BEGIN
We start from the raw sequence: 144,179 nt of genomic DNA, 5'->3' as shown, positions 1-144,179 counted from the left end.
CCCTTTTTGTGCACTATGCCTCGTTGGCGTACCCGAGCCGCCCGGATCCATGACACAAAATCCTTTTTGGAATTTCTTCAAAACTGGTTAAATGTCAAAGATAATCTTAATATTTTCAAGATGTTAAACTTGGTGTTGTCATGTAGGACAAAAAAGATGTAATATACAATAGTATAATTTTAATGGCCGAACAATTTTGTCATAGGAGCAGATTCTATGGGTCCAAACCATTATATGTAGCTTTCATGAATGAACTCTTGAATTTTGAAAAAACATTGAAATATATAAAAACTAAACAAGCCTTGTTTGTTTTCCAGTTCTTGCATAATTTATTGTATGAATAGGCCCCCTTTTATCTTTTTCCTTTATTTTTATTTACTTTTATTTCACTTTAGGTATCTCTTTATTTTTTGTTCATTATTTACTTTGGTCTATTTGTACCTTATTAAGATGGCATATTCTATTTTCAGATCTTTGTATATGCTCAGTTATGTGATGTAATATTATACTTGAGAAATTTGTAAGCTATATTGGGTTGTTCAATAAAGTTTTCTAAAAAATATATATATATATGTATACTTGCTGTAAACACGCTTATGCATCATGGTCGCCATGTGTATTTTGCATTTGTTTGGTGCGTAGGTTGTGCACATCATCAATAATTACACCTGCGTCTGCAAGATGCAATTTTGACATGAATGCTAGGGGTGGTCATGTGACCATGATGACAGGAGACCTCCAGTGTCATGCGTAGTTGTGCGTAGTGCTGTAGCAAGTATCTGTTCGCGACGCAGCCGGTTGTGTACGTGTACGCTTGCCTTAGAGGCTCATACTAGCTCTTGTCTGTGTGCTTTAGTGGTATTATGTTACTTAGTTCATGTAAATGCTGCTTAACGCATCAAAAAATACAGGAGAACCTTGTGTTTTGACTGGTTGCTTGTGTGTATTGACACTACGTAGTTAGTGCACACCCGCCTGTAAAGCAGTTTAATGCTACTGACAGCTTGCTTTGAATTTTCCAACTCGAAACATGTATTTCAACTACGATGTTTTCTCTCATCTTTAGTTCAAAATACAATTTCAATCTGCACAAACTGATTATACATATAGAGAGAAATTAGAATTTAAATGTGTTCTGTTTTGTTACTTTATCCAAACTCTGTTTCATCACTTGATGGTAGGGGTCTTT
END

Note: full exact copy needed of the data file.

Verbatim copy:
We start from the raw sequence: 144,179 nt of genomic DNA, 5'->3' as shown, positions 1-144,179 counted from the left end.
CCCTTTTTGTGCACTATGCCTCGTTGGCGTACCCGAGCCGCCCGGATCCATGACACAAAATCCTTTTTGGAATTTCTTCAAAACTGGTTAAATGTCAAAGATAATCTTAATATTTTCAAGATGTTAAACTTGGTGTTGTCATGTAGGACAAAAAAGATGTAATATACAATAGTATAATTTTAATGGCCGAACAATTTTGTCATAGGAGCAGATTCTATGGGTCCAAACCATTATATGTAGCTTTCATGAATGAACTCTTGAATTTTGAAAAAACATTGAAATATATAAAAACTAAACAAGCCTTGTTTGTTTTCCAGTTCTTGCATAATTTATTGTATGAATAGGCCCCCTTTTATCTTTTTCCTTTATTTTTATTTACTTTTATTTCACTTTAGGTATCTCTTTATTTTTTGTTCATTATTTACTTTGGTCTATTTGTACCTTATTAAGATGGCATATTCTATTTTCAGATCTTTGTATATGCTCAGTTATGTGATGTAATATTATACTTGAGAAATTTGTAAGCTATATTGGGTTGTTCAATAAAGTTTTCTAAAAAATATATATATATATGTATACTTGCTGTAAACACGCTTATGCATCATGGTCGCCATGTGTATTTTGCATTTGTTTGGTGCGTAGGTTGTGCACATCATCAATAATTACACCTGCGTCTGCAAGATGCAATTTTGACATGAATGCTAGGGGTGGTCATGTGACCATGATGACAGGAGACCTCCAGTGTCATGCGTAGTTGTGCGTAGTGCTGTAGCAAGTATCTGTTCGCGACGCAGCCGGTTGTGTACGTGTACGCTTGCCTTAGAGGCTCATACTAGCTCTTGTCTGTGTGCTTTAGTGGTATTATGTTACTTAGTTCATGTAAATGCTGCTTAACGCATCAAAAAATACAGGAGAACCTTGTGTTTTGACTGGTTGCTTGTGTGTATTGACACTACGTAGTTAGTGCACACCCGCCTGTAAAGCAGTTTAATGCTACTGACAGCTTGCTTTGAATTTTCCAACTCGAAACATGTATTTCAACTACGATGTTTTCTCTCATCTTTAGTTCAAAATACAATTTCAATCTGCACAAACTGATTATACATATAGAGAGAAATTAGAATTTAAATGTGTTCTGTTTTGTTACTTTATCCAAACTCTGTTTCATCACTTGATGGTAGGGGTCTTT